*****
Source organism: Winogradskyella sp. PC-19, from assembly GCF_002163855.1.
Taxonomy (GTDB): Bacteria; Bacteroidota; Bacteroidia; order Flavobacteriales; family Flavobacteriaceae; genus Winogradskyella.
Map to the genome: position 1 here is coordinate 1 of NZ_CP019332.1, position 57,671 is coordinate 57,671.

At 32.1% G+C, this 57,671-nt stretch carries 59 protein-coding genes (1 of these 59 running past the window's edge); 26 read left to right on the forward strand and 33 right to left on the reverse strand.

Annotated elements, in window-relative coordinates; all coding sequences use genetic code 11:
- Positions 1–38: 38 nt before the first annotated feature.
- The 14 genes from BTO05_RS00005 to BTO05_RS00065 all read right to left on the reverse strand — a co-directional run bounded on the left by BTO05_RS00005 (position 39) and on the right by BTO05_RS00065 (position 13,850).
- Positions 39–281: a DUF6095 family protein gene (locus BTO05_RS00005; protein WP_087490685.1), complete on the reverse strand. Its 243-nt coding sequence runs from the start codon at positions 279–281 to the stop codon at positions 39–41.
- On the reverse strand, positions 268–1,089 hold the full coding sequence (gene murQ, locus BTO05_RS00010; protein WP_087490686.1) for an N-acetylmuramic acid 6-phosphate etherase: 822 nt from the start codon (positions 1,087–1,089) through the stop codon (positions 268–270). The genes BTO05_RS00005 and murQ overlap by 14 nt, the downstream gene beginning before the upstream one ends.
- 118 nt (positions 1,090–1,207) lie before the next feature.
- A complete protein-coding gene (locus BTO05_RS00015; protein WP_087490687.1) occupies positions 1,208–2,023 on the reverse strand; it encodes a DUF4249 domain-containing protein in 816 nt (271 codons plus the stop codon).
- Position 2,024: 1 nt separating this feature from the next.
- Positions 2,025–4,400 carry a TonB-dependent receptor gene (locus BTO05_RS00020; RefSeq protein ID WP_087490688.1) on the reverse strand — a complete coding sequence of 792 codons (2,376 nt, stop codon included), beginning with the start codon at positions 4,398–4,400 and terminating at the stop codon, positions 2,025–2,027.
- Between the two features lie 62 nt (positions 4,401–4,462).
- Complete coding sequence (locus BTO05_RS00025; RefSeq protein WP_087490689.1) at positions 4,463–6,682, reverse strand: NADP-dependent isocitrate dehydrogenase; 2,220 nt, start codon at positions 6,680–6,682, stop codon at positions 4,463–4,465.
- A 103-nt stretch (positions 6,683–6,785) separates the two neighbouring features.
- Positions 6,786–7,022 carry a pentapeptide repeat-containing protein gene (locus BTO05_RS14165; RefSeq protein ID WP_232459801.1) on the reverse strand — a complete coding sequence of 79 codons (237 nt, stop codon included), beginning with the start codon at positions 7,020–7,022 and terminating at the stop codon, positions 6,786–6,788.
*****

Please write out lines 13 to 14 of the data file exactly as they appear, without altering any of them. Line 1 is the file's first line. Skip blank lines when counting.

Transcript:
- Positions 2,025–4,400 carry a TonB-dependent receptor gene (locus BTO05_RS00020; RefSeq protein ID WP_087490688.1) on the reverse strand — a complete coding sequence of 792 codons (2,376 nt, stop codon included), beginning with the start codon at positions 4,398–4,400 and terminating at the stop codon, positions 2,025–2,027.
- Between the two features lie 62 nt (positions 4,401–4,462).